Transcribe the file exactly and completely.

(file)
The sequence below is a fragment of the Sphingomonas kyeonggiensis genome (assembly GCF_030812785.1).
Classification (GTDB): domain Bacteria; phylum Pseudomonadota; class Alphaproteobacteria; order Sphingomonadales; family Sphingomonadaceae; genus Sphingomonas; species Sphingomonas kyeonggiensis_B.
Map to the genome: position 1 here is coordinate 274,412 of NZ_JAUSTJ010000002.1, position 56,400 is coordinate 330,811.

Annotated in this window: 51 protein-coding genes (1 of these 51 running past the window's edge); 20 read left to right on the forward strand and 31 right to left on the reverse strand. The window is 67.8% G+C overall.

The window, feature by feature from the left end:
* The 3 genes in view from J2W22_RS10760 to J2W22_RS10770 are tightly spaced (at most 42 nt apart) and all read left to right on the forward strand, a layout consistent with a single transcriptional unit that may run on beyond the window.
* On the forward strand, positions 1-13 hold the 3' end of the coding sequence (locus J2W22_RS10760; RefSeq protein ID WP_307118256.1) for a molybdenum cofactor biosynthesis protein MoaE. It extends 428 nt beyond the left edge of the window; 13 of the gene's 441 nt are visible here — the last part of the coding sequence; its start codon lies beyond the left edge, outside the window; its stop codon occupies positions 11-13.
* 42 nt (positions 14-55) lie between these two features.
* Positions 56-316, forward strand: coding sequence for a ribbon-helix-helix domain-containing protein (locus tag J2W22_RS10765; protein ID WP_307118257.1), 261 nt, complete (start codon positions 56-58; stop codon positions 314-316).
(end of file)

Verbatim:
The sequence below is a fragment of the Sphingomonas kyeonggiensis genome (assembly GCF_030812785.1).
Classification (GTDB): domain Bacteria; phylum Pseudomonadota; class Alphaproteobacteria; order Sphingomonadales; family Sphingomonadaceae; genus Sphingomonas; species Sphingomonas kyeonggiensis_B.
Map to the genome: position 1 here is coordinate 274,412 of NZ_JAUSTJ010000002.1, position 56,400 is coordinate 330,811.

Annotated in this window: 51 protein-coding genes (1 of these 51 running past the window's edge); 20 read left to right on the forward strand and 31 right to left on the reverse strand. The window is 67.8% G+C overall.

The window, feature by feature from the left end:
* The 3 genes in view from J2W22_RS10760 to J2W22_RS10770 are tightly spaced (at most 42 nt apart) and all read left to right on the forward strand, a layout consistent with a single transcriptional unit that may run on beyond the window.
* On the forward strand, positions 1-13 hold the 3' end of the coding sequence (locus J2W22_RS10760; RefSeq protein ID WP_307118256.1) for a molybdenum cofactor biosynthesis protein MoaE. It extends 428 nt beyond the left edge of the window; 13 of the gene's 441 nt are visible here — the last part of the coding sequence; its start codon lies beyond the left edge, outside the window; its stop codon occupies positions 11-13.
* 42 nt (positions 14-55) lie between these two features.
* Positions 56-316, forward strand: coding sequence for a ribbon-helix-helix domain-containing protein (locus tag J2W22_RS10765; protein ID WP_307118257.1), 261 nt, complete (start codon positions 56-58; stop codon positions 314-316).